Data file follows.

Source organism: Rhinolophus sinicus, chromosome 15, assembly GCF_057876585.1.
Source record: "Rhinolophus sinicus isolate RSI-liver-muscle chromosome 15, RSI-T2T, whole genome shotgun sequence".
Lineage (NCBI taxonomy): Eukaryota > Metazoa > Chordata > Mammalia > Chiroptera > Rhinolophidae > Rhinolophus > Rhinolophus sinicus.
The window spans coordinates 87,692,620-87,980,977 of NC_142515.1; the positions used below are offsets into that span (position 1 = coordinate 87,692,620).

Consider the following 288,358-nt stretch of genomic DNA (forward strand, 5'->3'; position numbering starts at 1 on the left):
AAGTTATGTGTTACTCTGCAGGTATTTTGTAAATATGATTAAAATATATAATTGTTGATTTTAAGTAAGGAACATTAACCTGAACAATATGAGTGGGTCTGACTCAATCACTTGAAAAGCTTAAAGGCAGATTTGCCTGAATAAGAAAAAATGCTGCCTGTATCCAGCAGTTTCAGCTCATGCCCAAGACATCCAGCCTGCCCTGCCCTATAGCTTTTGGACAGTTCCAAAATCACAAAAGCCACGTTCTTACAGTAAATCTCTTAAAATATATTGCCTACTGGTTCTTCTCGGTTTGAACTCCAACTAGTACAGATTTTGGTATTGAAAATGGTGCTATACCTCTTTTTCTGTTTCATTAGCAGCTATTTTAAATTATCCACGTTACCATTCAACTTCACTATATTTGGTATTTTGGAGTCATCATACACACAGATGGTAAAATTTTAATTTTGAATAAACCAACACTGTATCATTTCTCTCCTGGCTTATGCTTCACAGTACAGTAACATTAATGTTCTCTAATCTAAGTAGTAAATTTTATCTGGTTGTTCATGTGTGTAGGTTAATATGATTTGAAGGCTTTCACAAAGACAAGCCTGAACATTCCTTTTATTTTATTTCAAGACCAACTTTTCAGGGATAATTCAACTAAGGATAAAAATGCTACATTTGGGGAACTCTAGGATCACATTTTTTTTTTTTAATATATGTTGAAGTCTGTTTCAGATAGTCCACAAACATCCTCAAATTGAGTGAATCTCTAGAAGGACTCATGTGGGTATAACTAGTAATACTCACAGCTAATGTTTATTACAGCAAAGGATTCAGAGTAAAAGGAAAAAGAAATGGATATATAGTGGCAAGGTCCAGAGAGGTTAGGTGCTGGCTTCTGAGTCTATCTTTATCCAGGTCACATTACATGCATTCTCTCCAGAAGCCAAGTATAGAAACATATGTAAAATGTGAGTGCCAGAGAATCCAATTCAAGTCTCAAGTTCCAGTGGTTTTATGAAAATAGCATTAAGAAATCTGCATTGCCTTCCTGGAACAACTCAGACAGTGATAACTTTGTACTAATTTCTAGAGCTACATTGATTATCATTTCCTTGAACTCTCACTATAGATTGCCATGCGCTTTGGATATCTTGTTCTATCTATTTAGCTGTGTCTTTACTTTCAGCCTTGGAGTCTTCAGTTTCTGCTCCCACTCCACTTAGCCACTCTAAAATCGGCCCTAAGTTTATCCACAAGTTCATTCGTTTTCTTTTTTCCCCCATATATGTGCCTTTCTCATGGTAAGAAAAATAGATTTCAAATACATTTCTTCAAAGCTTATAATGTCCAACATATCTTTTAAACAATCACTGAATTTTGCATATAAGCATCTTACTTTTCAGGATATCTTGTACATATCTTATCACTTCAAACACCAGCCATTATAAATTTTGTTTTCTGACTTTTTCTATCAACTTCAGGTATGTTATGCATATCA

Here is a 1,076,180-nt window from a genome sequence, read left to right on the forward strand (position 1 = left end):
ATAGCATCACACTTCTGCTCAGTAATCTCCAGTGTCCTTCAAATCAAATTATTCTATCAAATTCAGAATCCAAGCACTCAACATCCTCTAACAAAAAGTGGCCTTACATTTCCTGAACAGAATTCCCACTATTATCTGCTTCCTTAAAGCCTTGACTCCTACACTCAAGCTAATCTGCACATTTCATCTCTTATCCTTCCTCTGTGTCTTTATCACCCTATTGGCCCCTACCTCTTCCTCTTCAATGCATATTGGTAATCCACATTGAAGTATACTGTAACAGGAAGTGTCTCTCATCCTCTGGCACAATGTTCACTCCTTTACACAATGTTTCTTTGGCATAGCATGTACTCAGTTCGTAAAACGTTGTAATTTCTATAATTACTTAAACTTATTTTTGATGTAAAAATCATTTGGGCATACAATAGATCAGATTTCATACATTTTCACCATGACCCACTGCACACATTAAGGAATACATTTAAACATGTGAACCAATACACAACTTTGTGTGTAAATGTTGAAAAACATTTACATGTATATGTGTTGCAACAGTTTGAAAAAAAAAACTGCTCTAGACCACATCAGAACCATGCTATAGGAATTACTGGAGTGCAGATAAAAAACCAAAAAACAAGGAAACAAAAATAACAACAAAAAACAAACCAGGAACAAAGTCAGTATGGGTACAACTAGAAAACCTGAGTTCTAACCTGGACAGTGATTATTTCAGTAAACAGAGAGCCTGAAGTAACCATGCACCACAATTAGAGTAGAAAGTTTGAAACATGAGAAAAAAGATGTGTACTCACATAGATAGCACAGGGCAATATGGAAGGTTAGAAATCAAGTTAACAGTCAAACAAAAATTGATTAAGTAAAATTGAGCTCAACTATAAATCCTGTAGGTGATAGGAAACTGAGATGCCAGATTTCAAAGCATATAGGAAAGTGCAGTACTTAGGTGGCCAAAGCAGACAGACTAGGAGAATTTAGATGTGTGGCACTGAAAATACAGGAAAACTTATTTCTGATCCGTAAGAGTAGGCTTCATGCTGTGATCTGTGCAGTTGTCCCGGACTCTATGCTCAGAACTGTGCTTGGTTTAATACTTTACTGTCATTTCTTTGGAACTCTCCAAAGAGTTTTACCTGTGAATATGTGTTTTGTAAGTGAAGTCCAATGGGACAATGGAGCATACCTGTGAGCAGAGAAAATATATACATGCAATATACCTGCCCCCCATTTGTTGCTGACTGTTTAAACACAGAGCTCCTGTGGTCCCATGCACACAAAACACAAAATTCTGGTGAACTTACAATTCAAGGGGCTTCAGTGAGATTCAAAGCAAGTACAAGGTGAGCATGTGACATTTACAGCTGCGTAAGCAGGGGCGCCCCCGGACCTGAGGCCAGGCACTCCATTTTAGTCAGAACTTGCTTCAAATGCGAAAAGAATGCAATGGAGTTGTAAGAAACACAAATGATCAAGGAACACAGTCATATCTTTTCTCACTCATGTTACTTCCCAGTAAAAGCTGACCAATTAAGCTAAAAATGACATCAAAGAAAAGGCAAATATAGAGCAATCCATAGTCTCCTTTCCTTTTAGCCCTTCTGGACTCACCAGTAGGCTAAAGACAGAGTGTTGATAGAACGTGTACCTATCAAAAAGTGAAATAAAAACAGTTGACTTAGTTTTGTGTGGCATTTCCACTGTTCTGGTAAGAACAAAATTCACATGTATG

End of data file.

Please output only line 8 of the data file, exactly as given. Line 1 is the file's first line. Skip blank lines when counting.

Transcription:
ATAGCATCACACTTCTGCTCAGTAATCTCCAGTGTCCTTCAAATCAAATTATTCTATCAAATTCAGAATCCAAGCACTCAACATCCTCTAACAAAAAGTGGCCTTACATTTCCTGAACAGAATTCCCACTATTATCTGCTTCCTTAAAGCCTTGACTCCTACACTCAAGCTAATCTGCACATTTCATCTCTTATCCTTCCTCTGTGTCTTTATCACCCTATTGGCCCCTACCTCTTCCTCTTCAATGCATATTGGTAATCCACATTGAAGTATACTGTAACAGGAAGTGTCTCTCATCCTCTGGCACAATGTTCACTCCTTTACACAATGTTTCTTTGGCATAGCATGTACTCAGTTCGTAAAACGTTGTAATTTCTATAATTACTTAAACTTATTTTTGATGTAAAAATCATTTGGGCATACAATAGATCAGATTTCATACATTTTCACCATGACCCACTGCACACATTAAGGAATACATTTAAACATGTGAACCAATACACAACTTTGTGTGTAAATGTTGAAAAACATTTACATGTATATGTGTTGCAACAGTTTGAAAAAAAAAACTGCTCTAGACCACATCAGAACCATGCTATAGGAATTACTGGAGTGCAGATAAAAAACCAAAAAACAAGGAAACAAAAATAACAACAAAAAACAAACCAGGAACAAAGTCAGTATGGGTACAACTAGAAAACCTGAGTTCTAACCTGGACAGTGATTATTTCAGTAAACAGAGAGCCTGAAGTAACCATGCACCACAATTAGAGTAGAAAGTTTGAAACATGAGAAAAAAGATGTGTACTCACATAGATAGCACAGGGCAATATGGAAGGTTAGAAATCAAGTTAACAGTCAAACAAAAATTGATTAAGTAAAATTGAGCTCAACTATAAATCCTGTAGGTGATAGGAAACTGAGATGCCAGATTTCAAAGCATATAGGAAAGTGCAGTACTTAGGTGGCCAAAGCAGACAGACTAGGAGAATTTAGATGTGTGGCACTGAAAATACAGGAAAACTTATTTCTGATCCGTAAGAGTAGGCTTCATGCTGTGATCTGTGCAGTTGTCCCGGACTCTATGCTCAGAACTGTGCTTGGTTTAATACTTTACTGTCATTTCTTTGGAACTCTCCAAAGAGTTTTACCTGTGAATATGTGTTTTGTAAGTGAAGTCCAATGGGACAATGGAGCATACCTGTGAGCAGAGAAAATATATACATGCAATATACCTGCCCCCCATTTGTTGCTGACTGTTTAAACACAGAGCTCCTGTGGTCCCATGCACACAAAACACAAAATTCTGGTGAACTTACAATTCAAGGGGCTTCAGTGAGATTCAAAGCAAGTACAAGGTGAGCATGTGACATTTACAGCTGCGTAAGCAGGGGCGCCCCCGGACCTGAGGCCAGGCACTCCATTTTAGTCAGAACTTGCTTCAAATGCGAAAAGAATGCAATGGAGTTGTAAGAAACACAAATGATCAAGGAACACAGTCATATCTTTTCTCACTCATGTTACTTCCCAGTAAAAGCTGACCAATTAAGCTAAAAATGACATCAAAGAAAAGGCAAATATAGAGCAATCCATAGTCTCCTTTCCTTTTAGCCCTTCTGGACTCACCAGTAGGCTAAAGACAGAGTGTTGATAGAACGTGTACCTATCAAAAAGTGAAATAAAAACAGTTGACTTAGTTTTGTGTGGCATTTCCACTGTTCTGGTAAGAACAAAATTCACATGTATG